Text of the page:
The unspoken makes a workplace toxic, unpleasant, and unproductive.
This is particularly bad when unspoken expectations exist in the relationship between a team leader and their team—when one person wants something – but the other person doesn’t know what they want. Clarity is foundational to productivity. Without it there is frustration and stress. It is vitally important that each employee has a clear understanding of their role responsibilities.
Our research says that about half the workforce would like more clarity about what is expected of them. In our experience role clarity is a core foundation for high work performance.
For there to be clarity there must be agreement. Both parties need to understand fully what is being agreed upon. There is nothing better than to do this together through writing down the shared expectations of the working role functions so there are no surprises for either party.
Working with our many clients, we captured the challenges and insights in the following diagram.
Clear Agreed Expectations Quadrant Diagram
This has been a useful tool to engage in team discussions on the importance of clarity in team expectations. Here are the four zones:
1. Clear challenges — getting highly productive results.
Peak performance is achieved when a team leader has high expectations, that ARE clearly articulated and agreed upon. This is when employees completely comprehend: what they are expected to achieve, why it is important, when it is needed, and how their work fits in with the big picture. Great leaders engage their team in conversations, continuing to ask, listen and clarify what they are all doing collaboratively. This is a great place to work.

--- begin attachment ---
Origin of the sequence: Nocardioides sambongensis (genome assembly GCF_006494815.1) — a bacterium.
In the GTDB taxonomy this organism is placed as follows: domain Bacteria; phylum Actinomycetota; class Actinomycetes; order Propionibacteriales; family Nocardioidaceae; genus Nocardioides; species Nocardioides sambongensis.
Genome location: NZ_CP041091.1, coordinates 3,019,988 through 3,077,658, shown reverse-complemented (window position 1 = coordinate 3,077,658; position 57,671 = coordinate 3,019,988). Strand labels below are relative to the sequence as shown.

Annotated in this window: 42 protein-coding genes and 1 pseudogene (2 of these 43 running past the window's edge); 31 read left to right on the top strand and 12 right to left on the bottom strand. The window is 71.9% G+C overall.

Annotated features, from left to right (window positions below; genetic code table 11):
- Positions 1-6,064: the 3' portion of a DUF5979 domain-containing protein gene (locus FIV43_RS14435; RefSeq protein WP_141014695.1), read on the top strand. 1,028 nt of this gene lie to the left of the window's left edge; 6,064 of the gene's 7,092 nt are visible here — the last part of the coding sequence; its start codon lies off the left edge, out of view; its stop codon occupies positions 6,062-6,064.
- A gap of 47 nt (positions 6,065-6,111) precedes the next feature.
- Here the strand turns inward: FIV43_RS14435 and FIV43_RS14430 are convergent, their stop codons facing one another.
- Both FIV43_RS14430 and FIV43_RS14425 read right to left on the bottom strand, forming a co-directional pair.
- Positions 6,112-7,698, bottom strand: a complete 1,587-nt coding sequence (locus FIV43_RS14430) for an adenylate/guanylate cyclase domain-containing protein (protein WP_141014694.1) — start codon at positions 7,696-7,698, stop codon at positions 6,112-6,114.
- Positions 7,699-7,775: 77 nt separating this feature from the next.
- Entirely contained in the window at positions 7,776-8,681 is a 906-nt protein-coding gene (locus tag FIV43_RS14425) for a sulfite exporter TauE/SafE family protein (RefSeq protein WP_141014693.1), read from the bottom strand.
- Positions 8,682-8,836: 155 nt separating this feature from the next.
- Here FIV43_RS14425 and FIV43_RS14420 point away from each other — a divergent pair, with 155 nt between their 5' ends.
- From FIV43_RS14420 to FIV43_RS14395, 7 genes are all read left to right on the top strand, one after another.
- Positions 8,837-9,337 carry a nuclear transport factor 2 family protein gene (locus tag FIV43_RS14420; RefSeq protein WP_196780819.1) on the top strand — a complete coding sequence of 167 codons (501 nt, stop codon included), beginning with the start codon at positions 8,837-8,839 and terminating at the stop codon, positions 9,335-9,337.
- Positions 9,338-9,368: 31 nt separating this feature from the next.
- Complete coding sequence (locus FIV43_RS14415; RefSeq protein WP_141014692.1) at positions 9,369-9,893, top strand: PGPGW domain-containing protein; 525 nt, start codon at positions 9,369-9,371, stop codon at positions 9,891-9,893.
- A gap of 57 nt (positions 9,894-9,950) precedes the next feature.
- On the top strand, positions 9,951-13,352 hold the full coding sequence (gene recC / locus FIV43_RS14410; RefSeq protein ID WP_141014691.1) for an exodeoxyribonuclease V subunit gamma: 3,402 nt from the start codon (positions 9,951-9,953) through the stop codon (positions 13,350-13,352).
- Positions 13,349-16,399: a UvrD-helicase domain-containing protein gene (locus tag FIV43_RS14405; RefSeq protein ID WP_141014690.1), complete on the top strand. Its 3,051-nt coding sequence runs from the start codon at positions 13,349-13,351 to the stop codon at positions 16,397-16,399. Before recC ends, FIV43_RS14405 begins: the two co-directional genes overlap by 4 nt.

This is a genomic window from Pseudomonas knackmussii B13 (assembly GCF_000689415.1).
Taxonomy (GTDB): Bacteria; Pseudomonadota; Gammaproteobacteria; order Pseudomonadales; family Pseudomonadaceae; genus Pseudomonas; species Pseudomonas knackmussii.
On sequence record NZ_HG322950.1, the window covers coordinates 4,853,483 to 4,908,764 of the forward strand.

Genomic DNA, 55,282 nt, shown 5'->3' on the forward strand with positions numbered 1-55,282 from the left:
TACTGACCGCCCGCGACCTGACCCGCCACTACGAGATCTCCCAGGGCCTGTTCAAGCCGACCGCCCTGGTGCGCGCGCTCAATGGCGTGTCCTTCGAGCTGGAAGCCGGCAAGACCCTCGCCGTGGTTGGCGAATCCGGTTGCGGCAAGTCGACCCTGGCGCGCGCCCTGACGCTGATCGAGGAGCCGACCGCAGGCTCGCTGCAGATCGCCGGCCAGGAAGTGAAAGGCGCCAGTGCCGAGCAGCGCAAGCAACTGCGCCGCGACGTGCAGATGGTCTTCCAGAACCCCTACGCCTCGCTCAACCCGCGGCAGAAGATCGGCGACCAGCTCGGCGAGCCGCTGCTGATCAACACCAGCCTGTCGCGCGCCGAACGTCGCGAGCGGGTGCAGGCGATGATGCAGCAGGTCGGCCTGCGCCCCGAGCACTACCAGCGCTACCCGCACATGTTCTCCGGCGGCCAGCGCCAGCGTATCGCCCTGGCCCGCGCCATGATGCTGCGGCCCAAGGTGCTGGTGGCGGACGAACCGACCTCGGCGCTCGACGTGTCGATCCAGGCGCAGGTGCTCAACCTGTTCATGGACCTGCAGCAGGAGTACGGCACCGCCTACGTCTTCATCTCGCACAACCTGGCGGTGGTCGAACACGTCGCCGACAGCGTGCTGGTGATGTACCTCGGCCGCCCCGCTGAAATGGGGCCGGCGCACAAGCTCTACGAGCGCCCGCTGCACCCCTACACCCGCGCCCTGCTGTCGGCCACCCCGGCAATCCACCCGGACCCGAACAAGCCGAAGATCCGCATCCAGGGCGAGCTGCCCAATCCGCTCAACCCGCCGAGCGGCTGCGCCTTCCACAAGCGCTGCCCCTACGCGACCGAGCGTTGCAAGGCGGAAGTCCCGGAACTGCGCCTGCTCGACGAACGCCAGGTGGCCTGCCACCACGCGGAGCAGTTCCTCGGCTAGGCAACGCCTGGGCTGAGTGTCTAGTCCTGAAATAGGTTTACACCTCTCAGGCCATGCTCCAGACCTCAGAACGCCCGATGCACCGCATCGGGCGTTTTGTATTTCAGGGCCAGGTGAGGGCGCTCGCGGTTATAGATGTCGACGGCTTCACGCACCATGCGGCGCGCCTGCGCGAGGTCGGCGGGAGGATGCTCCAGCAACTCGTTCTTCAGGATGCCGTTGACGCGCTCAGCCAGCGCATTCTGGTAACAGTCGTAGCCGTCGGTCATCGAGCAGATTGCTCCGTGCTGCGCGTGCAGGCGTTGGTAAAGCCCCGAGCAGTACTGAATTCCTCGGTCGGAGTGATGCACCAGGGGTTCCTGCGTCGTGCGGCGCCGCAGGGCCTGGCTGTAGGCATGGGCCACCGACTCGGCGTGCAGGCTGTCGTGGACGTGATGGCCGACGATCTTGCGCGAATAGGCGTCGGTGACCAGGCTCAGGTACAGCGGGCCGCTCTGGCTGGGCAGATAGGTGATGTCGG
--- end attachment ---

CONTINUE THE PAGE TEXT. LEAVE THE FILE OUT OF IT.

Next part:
2. Bored compliance — achieving the minimum requirements.
Sometimes there are low expectations, that ARE clearly articulated and agreed upon. This can occur easily in high compliance areas where there is lots of paperwork, checklists, policies and standards—but where such compliance is not highly regarded. Sometimes a leader gets easily distracted and leaves the details to others resulting in staff who are unmotivated and doing the minimum to get by.
3. Set-up to fail — getting unpredictable results.
When a team leader has high expectations, that are NOT clearly articulated (so cannot be agreed upon). The team cannot succeed as the goalposts keep moving. In this environment of unspoken expectations no one can get it right. The leader is always angry that no one “gets it” and the workplace becomes hypercritical, quick to correct, but unhelpful in leading people forward. This becomes a toxic working environment where people “hunker down” and live in fear of being blamed or being fired.
4. Frustrating chaos — getting poor results.
This is the ultimate leadership failure. When there are both low expectations, that are NOT clearly articulated (so cannot be agreed upon). When the team leader doesn’t know what they want, and is disengaged they create anxiety and stress for all. Everyone tries to be a mindreader to figure out what is going on and people feel like they have stuff to do but don’t know why they are doing it or whether it is effective. This is a frustrating, high stress environment, resulting in poor business outcomes.